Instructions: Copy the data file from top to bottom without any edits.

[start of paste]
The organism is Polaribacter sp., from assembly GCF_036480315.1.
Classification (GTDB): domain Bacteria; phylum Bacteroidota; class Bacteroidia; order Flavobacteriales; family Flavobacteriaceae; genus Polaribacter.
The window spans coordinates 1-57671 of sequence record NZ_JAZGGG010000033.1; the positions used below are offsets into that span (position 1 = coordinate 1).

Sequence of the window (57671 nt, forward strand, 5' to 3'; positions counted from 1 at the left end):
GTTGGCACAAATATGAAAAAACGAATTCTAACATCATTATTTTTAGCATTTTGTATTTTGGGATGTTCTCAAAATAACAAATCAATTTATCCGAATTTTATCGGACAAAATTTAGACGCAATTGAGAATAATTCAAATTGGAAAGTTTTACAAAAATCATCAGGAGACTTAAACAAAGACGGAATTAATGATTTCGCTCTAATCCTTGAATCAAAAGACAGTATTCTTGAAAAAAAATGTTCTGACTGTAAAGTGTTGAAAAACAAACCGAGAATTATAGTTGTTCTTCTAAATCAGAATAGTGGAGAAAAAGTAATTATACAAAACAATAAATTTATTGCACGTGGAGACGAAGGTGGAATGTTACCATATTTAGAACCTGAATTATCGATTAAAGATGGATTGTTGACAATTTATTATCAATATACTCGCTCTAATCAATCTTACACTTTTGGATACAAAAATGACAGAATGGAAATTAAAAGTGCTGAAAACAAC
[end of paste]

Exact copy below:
The organism is Polaribacter sp., from assembly GCF_036480315.1.
Classification (GTDB): domain Bacteria; phylum Bacteroidota; class Bacteroidia; order Flavobacteriales; family Flavobacteriaceae; genus Polaribacter.
The window spans coordinates 1-57671 of sequence record NZ_JAZGGG010000033.1; the positions used below are offsets into that span (position 1 = coordinate 1).

Sequence of the window (57671 nt, forward strand, 5' to 3'; positions counted from 1 at the left end):
GTTGGCACAAATATGAAAAAACGAATTCTAACATCATTATTTTTAGCATTTTGTATTTTGGGATGTTCTCAAAATAACAAATCAATTTATCCGAATTTTATCGGACAAAATTTAGACGCAATTGAGAATAATTCAAATTGGAAAGTTTTACAAAAATCATCAGGAGACTTAAACAAAGACGGAATTAATGATTTCGCTCTAATCCTTGAATCAAAAGACAGTATTCTTGAAAAAAAATGTTCTGACTGTAAAGTGTTGAAAAACAAACCGAGAATTATAGTTGTTCTTCTAAATCAGAATAGTGGAGAAAAAGTAATTATACAAAACAATAAATTTATTGCACGTGGAGACGAAGGTGGAATGTTACCATATTTAGAACCTGAATTATCGATTAAAGATGGATTGTTGACAATTTATTATCAATATACTCGCTCTAATCAATCTTACACTTTTGGATACAAAAATGACAGAATGGAAATTAAAAGTGCTGAAAACAAC